Director of IT Global Operations
Gerry Waterfield is Director of IT Global Operations at Save the Children International, the world’s leading charity focused on children. In his role, Waterfield ensures the charity’s vital work is supported by robust IT systems. Having had a long career in the private sector, Waterfield brought a fresh set of eyes to Save the Children when he joined five years ago. “It's honestly the best thing I've done,” he enthuses. “It’s almost like all my other experiences were done to bring me to a greater purpose. We deal with 30 to 50 million children a year, literally saving lives, providing education, all those kinds of things.”
The organisation must also be ready to react 24/7, but the previous method of achieving this had inherent problems. “One of the challenges we had were single points of failure all over the world,” says Waterfield. “We literally had one person responsible for system A, serving 17,000 people, two people in Africa for system B. If one of them went on holiday or fell sick, everyone sweated for two weeks. We had to fix that.” The answer was a follow-the-sun model. “The infrastructure's all in the UK serving globally, but we've got people in Asia, people in Africa, Europe, South America who we started cross training to fill those gaps.”
In line with that, the organisation has set up tech hubs globally. “In my team, there’s only one or two people left in the UK, with about 200 people around the world in different countries. It’s a federated model with about 85 in my wider team and the rest run by country offices.”
In the NGO environment, a strong culture can go a long way, as Waterfield explains. “In our NGO space there's very little resources, it's very underfunded, there's a 1000 things, and 10 people to do them. It has to be about the mission. If you can bring people on that journey, they want to work harder. So it's all about a real team sense of purpose, and feeling rewarded by what you do.” That sense of purpose has had broader ramifications, with the trust the organisation places in people across the globe leading to upskilling programmes and improved retention. “It's allowed us to grow and to promote people from within into higher roles or different roles, and then fill from the bottom. That then builds a sense of empowerment and achievement for people. Whenever we advertise a vacancy now everyone's clamoring to get into these teams.”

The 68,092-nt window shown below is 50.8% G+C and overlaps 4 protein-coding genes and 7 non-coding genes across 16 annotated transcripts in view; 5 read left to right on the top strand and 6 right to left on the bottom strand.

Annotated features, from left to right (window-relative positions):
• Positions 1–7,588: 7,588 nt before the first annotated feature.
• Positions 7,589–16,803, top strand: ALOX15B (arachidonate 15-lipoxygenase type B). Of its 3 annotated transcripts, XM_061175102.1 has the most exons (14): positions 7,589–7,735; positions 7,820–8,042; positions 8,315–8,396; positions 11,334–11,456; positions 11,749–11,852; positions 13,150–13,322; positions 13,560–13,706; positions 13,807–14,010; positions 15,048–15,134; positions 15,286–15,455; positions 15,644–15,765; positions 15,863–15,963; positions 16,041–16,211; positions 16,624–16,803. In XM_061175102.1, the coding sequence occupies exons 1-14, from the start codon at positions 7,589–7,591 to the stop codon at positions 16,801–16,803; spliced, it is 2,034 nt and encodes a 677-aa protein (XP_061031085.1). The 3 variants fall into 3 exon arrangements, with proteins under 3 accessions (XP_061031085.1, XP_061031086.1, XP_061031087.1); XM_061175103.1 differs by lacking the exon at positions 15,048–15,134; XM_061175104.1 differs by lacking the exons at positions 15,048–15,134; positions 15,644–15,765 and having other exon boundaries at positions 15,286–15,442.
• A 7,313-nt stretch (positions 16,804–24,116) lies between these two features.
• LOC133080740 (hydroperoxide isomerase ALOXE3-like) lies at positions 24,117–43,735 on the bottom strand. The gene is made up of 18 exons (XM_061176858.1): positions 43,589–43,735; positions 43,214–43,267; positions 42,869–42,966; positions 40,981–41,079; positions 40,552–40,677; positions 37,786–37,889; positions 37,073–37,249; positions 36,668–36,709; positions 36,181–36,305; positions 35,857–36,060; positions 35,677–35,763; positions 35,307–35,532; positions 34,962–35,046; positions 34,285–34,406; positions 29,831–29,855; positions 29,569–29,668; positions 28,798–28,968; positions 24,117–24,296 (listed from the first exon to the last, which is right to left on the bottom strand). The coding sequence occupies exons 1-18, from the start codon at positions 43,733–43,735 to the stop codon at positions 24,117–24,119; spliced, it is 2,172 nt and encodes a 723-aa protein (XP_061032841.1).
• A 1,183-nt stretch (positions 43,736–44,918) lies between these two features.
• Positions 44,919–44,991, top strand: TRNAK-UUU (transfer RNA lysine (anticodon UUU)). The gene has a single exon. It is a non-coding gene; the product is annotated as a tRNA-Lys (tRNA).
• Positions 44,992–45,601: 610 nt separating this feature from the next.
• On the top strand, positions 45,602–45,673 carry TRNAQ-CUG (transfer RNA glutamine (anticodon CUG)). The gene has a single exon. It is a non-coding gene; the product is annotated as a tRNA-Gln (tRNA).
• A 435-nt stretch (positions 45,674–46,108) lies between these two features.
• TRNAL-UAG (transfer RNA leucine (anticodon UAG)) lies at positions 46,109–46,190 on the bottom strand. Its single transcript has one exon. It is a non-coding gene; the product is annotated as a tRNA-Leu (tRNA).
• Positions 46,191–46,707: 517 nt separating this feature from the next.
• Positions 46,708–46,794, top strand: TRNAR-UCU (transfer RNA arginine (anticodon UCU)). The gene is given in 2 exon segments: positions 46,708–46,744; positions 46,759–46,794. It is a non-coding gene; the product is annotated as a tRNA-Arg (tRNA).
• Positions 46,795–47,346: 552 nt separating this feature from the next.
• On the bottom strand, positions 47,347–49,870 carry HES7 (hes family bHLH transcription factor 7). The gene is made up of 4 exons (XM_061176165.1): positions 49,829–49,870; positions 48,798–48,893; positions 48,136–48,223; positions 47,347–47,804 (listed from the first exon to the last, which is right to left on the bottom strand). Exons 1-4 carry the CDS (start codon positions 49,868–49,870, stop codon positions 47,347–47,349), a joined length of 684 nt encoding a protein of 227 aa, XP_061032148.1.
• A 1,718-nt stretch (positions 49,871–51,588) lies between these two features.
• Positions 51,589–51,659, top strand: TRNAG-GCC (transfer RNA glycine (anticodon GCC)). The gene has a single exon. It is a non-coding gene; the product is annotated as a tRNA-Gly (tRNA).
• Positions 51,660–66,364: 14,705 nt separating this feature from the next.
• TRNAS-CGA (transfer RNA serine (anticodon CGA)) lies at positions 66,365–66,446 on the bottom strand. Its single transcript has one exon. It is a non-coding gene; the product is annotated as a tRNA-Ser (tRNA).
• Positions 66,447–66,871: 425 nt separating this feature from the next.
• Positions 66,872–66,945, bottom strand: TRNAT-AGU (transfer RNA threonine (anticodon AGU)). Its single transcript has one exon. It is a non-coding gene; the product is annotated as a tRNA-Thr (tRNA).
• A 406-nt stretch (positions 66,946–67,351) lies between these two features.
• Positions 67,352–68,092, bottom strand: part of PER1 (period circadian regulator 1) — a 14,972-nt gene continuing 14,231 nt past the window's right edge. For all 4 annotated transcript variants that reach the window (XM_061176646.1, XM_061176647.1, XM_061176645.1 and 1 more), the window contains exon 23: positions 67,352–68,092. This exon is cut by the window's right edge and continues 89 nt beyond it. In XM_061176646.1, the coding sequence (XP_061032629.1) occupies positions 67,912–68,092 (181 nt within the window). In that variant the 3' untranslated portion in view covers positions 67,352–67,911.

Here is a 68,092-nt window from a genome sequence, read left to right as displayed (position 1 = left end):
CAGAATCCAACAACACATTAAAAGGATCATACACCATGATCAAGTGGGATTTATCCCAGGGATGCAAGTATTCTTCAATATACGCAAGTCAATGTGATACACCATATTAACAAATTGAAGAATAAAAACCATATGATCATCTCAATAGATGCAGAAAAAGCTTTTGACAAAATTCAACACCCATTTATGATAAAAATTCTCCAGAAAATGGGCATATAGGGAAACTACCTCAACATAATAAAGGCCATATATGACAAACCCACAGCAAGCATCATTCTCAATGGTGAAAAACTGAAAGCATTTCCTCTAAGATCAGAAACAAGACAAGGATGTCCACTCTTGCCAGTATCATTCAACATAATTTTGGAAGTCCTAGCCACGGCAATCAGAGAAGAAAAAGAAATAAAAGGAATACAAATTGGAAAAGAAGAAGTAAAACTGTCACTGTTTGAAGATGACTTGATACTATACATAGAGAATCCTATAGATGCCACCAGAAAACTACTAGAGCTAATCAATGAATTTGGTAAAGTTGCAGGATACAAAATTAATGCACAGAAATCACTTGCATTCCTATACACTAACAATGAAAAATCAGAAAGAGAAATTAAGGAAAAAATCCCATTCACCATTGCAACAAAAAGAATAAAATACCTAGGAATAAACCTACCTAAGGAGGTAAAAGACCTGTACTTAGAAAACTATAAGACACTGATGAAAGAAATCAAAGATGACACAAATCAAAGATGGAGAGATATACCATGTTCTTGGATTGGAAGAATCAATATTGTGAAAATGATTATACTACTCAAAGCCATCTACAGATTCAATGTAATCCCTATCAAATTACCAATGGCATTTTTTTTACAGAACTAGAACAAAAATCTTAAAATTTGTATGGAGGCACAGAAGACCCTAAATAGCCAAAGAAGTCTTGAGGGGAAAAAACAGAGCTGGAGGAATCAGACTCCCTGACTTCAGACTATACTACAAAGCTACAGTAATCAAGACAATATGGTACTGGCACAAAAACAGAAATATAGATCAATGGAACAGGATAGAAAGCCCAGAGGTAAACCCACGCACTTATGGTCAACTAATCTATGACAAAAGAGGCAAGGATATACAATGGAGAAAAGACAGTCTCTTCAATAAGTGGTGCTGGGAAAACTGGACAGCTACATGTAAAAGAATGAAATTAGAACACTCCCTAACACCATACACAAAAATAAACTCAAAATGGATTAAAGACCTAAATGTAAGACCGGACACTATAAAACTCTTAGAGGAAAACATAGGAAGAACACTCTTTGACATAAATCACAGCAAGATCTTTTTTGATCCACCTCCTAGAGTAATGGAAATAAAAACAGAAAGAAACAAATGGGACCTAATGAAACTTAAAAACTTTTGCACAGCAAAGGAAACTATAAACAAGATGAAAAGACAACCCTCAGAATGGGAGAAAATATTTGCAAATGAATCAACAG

The work that Save the Children already had underway stood it in good stead for the ongoing COVID-19 pandemic. “We rolled out Teams in four weeks flats at the beginning of lockdown. We were planning to do that anyway in a phased approach - It’s always hard with 70,000 users - but then COVID landed. I managed to get six people from Accenture for four weeks to help us for free, which really helped.” The changes mandated by COVID-19 were not too dissimilar to its existing digital workplace ambitions. “ What it potentially helped us think about is how far we are on our digital workplace journey. We're just about to do some self assessments to see where we are compared to others in the market, and I have a feeling we're quite a way along compared to others.”
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“We're now shifting to delivery, pivoting into working more in the battle space, and supporting our ambitions in terms of NATO.